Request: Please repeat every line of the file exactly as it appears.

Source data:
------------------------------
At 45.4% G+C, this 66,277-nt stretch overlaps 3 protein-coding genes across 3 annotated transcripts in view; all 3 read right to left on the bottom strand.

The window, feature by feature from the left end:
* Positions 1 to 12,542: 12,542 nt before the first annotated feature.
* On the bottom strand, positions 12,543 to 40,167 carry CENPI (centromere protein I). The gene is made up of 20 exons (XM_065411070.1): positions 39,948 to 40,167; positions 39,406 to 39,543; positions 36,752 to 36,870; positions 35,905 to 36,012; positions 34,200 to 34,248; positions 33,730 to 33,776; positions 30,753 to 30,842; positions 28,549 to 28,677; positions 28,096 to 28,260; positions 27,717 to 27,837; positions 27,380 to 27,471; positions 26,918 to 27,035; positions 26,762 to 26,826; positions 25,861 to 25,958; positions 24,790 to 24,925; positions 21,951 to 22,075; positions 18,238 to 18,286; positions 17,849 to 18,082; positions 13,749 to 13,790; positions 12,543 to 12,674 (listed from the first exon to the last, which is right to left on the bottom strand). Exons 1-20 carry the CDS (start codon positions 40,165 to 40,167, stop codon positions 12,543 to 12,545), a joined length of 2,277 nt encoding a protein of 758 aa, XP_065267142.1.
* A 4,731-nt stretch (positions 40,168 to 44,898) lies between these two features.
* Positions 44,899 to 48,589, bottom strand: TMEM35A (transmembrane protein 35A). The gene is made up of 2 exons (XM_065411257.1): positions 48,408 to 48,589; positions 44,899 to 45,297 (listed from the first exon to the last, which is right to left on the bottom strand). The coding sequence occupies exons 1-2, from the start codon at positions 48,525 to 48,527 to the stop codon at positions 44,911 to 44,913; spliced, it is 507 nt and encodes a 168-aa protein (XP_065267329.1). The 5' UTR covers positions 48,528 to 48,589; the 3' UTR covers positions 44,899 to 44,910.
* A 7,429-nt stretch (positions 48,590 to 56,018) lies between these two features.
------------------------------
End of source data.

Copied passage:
At 45.4% G+C, this 66,277-nt stretch overlaps 3 protein-coding genes across 3 annotated transcripts in view; all 3 read right to left on the bottom strand.

The window, feature by feature from the left end:
* Positions 1 to 12,542: 12,542 nt before the first annotated feature.
* On the bottom strand, positions 12,543 to 40,167 carry CENPI (centromere protein I). The gene is made up of 20 exons (XM_065411070.1): positions 39,948 to 40,167; positions 39,406 to 39,543; positions 36,752 to 36,870; positions 35,905 to 36,012; positions 34,200 to 34,248; positions 33,730 to 33,776; positions 30,753 to 30,842; positions 28,549 to 28,677; positions 28,096 to 28,260; positions 27,717 to 27,837; positions 27,380 to 27,471; positions 26,918 to 27,035; positions 26,762 to 26,826; positions 25,861 to 25,958; positions 24,790 to 24,925; positions 21,951 to 22,075; positions 18,238 to 18,286; positions 17,849 to 18,082; positions 13,749 to 13,790; positions 12,543 to 12,674 (listed from the first exon to the last, which is right to left on the bottom strand). Exons 1-20 carry the CDS (start codon positions 40,165 to 40,167, stop codon positions 12,543 to 12,545), a joined length of 2,277 nt encoding a protein of 758 aa, XP_065267142.1.
* A 4,731-nt stretch (positions 40,168 to 44,898) lies between these two features.
* Positions 44,899 to 48,589, bottom strand: TMEM35A (transmembrane protein 35A). The gene is made up of 2 exons (XM_065411257.1): positions 48,408 to 48,589; positions 44,899 to 45,297 (listed from the first exon to the last, which is right to left on the bottom strand). The coding sequence occupies exons 1-2, from the start codon at positions 48,525 to 48,527 to the stop codon at positions 44,911 to 44,913; spliced, it is 507 nt and encodes a 168-aa protein (XP_065267329.1). The 5' UTR covers positions 48,528 to 48,589; the 3' UTR covers positions 44,899 to 44,910.
* A 7,429-nt stretch (positions 48,590 to 56,018) lies between these two features.